The Defense Department failed to get a clean opinion in its fourth annual financial audit, highlighting ongoing struggles to accurately account for IT systems.
The Defense Department's fourth annual financial audit highlights ongoing struggles to accurately account for information technology systems and their effectiveness.
The DOD's inspector general and independent auditors completed its fourth annual audit Nov. 15, culling through more than $3.2 trillion in assets and $3.0 trillion in liabilities.
But internal controls for IT assets were spotlighted in the 2021 annual financial report as an ongoing challenge that is frequently named in the DOD's audit notices of findings and recommendations (NFRs).
Michael McCord, the Defense Department's comptroller and chief financial officer, told reporters that protecting personnel and proprietary data doesn't necessarily translate into money saved but is a key focus for the department as it faces a myriad of cyber intrusions.
"I don't know that I would need to put a dollar figure on how much return I got in protecting a piece of information because it might be a leak of personal, proprietary information, might be a leak of, or a breach of what's called PPI, of personal information about the millions of people that we have in our system. So there's, there's good reasons to protect the information we have," McCord said Nov. 15.
The report and the comptroller note that DOD is making progress in these areas with larger efforts, such as the Cybersecurity Maturity Model Certification program led by the undersecretary of defense for acquisition and sustainment to improve contractors' security.
"So cleaning up our own house on controls, protection of information...the contractors that we rely on is an important effort anyway. And I think this is an area where the audit dovetails very nicely with something that we all recognize we need to be doing, regardless of whether I could say that I saved exactly 'X' dollars by cleaning up the environment so that something wasn't breached, something wasn't leaked."
The number of findings is still being completed and is expected to grow, McCord said. A total of 2,600 material weaknesses across several issue areas, including IT, software, health care and real property assets, were identified as of Nov. 15. The Defense Department has closed just 13% of the NFRs issued in previous audits, about 466.
"I don't have the exact number yet of IT related in NFRs. But there's certain to be a pretty substantial number. And again, I think that that's an area that we really need to focus on. Because, again, of all the sort of the cyber threats out there that having either an antiquated system or poor controls, even in a newer system, just make you vulnerable in ways that go beyond the impact on the audit to the operation of the department and into us not wasting resources."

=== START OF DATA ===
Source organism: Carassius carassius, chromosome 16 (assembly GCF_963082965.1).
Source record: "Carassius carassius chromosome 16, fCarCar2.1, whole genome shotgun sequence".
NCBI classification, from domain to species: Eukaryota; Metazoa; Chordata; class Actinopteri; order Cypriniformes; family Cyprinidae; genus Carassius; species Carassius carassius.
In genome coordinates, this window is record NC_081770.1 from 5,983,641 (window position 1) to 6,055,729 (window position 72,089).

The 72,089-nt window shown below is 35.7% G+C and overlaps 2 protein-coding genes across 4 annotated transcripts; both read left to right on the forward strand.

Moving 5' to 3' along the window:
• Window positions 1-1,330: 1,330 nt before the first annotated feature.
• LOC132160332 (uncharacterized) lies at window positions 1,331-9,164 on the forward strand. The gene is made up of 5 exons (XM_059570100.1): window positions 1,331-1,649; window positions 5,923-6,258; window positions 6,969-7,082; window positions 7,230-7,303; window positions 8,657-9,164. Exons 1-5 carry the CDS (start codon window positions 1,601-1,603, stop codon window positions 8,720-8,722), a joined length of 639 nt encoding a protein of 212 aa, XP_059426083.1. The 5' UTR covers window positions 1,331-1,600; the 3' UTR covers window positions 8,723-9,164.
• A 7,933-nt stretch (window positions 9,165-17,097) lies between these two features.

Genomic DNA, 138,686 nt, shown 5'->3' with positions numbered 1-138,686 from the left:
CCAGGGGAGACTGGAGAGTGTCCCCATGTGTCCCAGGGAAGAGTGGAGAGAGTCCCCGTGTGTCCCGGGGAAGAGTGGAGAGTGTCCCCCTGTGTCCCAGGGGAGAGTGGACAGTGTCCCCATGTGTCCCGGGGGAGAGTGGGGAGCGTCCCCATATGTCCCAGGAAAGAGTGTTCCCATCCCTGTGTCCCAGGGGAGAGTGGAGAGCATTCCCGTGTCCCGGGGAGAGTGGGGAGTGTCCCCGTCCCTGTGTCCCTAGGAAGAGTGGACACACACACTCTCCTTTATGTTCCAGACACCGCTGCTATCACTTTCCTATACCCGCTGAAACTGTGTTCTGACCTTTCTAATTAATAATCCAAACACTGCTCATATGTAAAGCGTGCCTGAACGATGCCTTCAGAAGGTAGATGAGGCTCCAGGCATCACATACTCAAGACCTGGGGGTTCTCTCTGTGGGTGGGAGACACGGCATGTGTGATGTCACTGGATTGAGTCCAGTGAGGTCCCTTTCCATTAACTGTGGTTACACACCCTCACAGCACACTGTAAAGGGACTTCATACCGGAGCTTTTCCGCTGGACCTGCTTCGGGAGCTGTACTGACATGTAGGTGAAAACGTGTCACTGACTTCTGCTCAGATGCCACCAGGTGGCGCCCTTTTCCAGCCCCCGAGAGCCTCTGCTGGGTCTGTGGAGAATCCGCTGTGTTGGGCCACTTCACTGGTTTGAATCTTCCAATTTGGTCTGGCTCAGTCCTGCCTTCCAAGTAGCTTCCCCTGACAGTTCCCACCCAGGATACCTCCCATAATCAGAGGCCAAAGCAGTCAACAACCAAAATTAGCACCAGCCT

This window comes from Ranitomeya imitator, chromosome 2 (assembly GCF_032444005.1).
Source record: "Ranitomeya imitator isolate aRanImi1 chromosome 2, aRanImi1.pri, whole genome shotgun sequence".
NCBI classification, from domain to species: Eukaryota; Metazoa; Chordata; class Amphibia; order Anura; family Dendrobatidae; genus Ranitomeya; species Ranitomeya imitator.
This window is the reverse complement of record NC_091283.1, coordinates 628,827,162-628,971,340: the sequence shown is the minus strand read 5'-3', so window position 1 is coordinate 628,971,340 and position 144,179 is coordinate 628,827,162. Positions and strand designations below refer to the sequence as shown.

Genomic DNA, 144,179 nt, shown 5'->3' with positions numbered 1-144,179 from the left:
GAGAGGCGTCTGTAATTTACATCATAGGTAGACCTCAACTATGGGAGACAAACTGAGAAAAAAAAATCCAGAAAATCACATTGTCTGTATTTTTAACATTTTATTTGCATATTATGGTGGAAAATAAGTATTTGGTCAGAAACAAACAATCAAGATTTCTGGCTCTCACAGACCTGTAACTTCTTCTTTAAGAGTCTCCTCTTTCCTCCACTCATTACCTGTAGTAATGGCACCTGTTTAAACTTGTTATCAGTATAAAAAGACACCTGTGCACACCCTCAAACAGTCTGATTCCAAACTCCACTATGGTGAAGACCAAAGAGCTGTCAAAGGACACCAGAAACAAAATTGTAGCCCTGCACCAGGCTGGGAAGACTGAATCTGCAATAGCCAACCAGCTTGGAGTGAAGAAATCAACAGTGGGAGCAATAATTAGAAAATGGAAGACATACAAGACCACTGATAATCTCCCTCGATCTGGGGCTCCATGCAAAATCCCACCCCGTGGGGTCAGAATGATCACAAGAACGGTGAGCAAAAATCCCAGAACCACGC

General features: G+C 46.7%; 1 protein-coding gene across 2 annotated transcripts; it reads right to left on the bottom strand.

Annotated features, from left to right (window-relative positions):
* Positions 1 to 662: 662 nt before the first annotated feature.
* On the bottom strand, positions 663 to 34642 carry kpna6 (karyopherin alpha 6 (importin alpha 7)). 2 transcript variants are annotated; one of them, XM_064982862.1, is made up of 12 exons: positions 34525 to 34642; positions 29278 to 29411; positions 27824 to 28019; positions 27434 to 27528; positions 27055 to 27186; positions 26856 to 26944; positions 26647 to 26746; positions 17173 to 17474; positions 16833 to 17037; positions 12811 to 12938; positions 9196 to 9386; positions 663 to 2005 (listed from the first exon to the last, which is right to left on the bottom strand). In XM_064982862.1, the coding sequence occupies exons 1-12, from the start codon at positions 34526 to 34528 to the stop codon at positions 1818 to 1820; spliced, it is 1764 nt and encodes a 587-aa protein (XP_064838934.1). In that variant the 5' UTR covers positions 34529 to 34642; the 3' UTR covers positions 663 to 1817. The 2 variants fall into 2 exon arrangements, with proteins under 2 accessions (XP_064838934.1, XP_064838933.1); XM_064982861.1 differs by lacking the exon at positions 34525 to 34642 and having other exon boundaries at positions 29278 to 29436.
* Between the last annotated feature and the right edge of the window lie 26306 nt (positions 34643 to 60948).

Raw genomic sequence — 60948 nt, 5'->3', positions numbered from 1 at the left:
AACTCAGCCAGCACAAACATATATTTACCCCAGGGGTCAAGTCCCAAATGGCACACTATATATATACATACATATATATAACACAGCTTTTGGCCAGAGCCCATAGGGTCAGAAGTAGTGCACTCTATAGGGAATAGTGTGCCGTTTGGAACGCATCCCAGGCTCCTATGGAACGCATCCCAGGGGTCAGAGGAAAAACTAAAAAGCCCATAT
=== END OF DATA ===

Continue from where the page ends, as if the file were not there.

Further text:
The report noted three department-wide material weaknesses regarding the effectiveness of internal controls over IT operations that were identified in fiscal 2020 and still unresolved in 2021.
That's part of trend: The Pentagon has been confronting department-wide IT weaknesses for more than a decade. Problems including "gaps in cybersecurity access controls," and a "lack of clear, concise IT security requirements for developed-in-house and acquired systems" have been identified by DOD as far back as 2010.
DOD hasn't set a target date for corrective actions to take place. Corrective actions include updating policy and guidance, reinforcing encryption, implementing automation techniques in acquisition, and with regard to software, integrating license media management and limited asset resources into "a single focus point managing software lifecycle."
Business systems modernization suffer from delays due to "degraded DOD business process operations" and an overall complex environment of applications, hosting locations and interfaces that make it "difficult to maintain effective IT general and application controls (including information security)," according to the report.
DOD's broader efforts could yield wins down the line, particularly when it comes to streamlining data centers. DOD shutdown 38 data centers saving $219 million in budgetary actions as of fiscal 2021's third quarter as part of the federal government's Data Center Optimization Initiative, the report states.
The Fourth Estate Cloud and Data Center Reform Initiative, a similar effort to migrate systems for defense agencies and field activities to a singular environment, yielded 115 decommissioned systems by the tail end of fiscal 2021. A total of 667 systems have been migrated or decommissioned since 2018, when the initiative started, with a target of 900 systems to be reduced over the course of the effort.
Additionally, the report noted that IT management is expected to improve as DOD increases the number of systems that report to its data analytics Advana platform to build "a single source of truth to optimize information technology portfolio management, improve financial management, capture lost buying power, and provide enterprise-wide visibility that drives to action."
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